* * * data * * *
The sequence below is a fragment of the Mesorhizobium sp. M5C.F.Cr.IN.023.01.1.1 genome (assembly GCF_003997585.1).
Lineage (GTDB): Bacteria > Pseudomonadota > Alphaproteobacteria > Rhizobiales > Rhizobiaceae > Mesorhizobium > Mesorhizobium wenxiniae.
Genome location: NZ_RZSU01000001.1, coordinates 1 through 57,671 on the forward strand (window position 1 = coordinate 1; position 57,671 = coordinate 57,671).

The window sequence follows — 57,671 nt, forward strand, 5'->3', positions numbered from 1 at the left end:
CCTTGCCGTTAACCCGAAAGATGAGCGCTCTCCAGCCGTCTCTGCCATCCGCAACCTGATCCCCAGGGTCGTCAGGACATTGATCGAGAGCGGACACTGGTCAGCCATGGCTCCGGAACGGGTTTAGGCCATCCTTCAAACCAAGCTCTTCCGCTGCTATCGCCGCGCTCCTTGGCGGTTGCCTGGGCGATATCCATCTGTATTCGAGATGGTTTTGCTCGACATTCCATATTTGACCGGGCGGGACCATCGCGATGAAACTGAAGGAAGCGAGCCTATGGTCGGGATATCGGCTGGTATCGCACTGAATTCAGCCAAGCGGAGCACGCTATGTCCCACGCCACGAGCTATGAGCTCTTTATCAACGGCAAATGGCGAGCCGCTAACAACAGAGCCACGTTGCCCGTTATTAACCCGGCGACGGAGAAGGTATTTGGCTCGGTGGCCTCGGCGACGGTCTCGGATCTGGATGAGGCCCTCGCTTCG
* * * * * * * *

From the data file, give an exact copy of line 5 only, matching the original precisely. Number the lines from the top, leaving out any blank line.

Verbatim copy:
CCTTGCCGTTAACCCGAAAGATGAGCGCTCTCCAGCCGTCTCTGCCATCCGCAACCTGATCCCCAGGGTCGTCAGGACATTGATCGAGAGCGGACACTGGTCAGCCATGGCTCCGGAACGGGTTTAGGCCATCCTTCAAACCAAGCTCTTCCGCTGCTATCGCCGCGCTCCTTGGCGGTTGCCTGGGCGATATCCATCTGTATTCGAGATGGTTTTGCTCGACATTCCATATTTGACCGGGCGGGACCATCGCGATGAAACTGAAGGAAGCGAGCCTATGGTCGGGATATCGGCTGGTATCGCACTGAATTCAGCCAAGCGGAGCACGCTATGTCCCACGCCACGAGCTATGAGCTCTTTATCAACGGCAAATGGCGAGCCGCTAACAACAGAGCCACGTTGCCCGTTATTAACCCGGCGACGGAGAAGGTATTTGGCTCGGTGGCCTCGGCGACGGTCTCGGATCTGGATGAGGCCCTCGCTTCG